Use this URL to cite or link to this record in EThOS: https://ethos.bl.uk/OrderDetails.do?uin=uk.bl.ethos.786092
Title: Attentional control of goal directed behaviour
Author: King, Rachel Louise
Awarding Body: University of Oxford
Current Institution: University of Oxford
Date of Award: 2018
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Abstract:
The ability to modulate behaviour in a goal directed manner, is fundamental to all aspects of life. To become goal directed, attention must be configured to bias perception and action in favour of the current directive. This competitive process allows expansive possibilities to be moulded into coherent purposeful behaviour. It allows intention to become action. The following thesis can be broken down into two parts. The first part is comprised of three empirical chapters that examine the functional consequences and neural underpinnings of impaired attentional control following stroke. The second part is comprised of two empirical chapters aimed at more specific experimental questions. These chapters propose novel paradigms aimed at answering finer grained questions regarding the structure of attentional control. Part I: Chapter 2 examines the functional consequences for patients with impaired attentional control. Chapter 3 takes a subset of patients from the previous chapter and uses a voxel-based lesion-symptom mapping approach to examine damage associated with impaired attentional control. Chapter 4 utilises a BiFactor model to examine whether executive dysfunction manifests differentially after frontal and posterior damage. Part II: Chapter 5 proposes a novel paradigm that allows better dissociation of errors associated with the breakdown of goal directed behaviour. Chapter 6 examines how attention is distributed during concurrent processing and maintenance activities.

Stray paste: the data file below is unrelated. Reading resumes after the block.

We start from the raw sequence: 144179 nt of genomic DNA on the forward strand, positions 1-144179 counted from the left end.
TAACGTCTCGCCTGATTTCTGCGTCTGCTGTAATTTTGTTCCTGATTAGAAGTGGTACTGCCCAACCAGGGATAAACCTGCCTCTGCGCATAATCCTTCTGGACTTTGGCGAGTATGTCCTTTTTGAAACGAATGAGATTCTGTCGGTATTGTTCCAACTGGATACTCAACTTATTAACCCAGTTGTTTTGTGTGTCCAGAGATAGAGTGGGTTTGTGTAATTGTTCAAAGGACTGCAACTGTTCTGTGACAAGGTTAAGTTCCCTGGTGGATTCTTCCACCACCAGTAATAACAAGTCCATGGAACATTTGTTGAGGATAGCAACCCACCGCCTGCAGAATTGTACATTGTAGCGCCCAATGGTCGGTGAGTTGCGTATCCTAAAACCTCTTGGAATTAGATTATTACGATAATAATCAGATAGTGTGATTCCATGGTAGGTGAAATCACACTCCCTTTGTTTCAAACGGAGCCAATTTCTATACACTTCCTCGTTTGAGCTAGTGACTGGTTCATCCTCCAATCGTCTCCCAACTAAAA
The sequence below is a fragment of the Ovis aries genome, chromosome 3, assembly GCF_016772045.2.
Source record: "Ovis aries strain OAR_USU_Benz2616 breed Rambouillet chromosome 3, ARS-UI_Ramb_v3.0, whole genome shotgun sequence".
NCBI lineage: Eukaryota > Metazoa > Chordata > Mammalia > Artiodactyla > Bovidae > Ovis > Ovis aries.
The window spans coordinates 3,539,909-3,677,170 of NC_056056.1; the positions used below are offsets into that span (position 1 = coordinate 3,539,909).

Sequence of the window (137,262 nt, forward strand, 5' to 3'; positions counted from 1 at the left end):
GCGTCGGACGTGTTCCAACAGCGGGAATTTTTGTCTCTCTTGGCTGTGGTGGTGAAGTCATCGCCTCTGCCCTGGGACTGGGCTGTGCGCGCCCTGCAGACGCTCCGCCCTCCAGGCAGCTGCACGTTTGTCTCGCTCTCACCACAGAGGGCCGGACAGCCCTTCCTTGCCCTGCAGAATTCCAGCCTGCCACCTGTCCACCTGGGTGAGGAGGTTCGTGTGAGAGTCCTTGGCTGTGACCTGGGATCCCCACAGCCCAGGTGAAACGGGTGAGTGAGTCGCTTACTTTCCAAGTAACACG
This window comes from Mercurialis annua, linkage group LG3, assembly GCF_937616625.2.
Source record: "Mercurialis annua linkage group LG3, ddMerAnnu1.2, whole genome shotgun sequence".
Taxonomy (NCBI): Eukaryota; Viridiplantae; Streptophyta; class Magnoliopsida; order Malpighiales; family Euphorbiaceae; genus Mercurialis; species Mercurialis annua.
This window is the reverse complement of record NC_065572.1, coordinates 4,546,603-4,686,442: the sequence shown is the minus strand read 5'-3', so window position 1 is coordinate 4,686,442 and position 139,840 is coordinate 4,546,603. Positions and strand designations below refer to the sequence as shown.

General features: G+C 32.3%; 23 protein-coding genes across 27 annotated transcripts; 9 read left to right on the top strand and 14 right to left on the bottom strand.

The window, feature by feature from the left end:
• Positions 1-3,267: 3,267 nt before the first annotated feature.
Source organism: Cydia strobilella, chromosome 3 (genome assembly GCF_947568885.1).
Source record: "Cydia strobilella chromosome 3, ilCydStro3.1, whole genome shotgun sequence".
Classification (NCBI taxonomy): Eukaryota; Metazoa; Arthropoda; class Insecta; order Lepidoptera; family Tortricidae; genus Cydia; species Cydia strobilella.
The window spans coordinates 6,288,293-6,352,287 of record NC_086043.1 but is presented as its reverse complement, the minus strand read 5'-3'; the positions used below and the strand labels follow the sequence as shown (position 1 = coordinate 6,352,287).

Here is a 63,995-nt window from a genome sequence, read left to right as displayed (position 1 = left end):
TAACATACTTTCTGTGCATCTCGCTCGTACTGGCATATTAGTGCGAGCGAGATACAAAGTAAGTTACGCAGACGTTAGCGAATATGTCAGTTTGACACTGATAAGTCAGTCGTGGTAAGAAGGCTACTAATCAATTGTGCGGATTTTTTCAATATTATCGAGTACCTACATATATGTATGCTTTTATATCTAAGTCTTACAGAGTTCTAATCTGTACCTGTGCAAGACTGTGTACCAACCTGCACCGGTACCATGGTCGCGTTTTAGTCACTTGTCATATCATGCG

Supervisor: Demeyere, Nele ; Husain, Masud Sponsor: EC Marie Curie Initial Training Network INDIREA
Qualification Name: Thesis (Ph.D.) Qualification Level: Doctoral
EThOS ID: uk.bl.ethos.786092  DOI: Not available
Keywords: Executive Function ; Working Memory ; Attention ; Selective Attention ; Attentional Control
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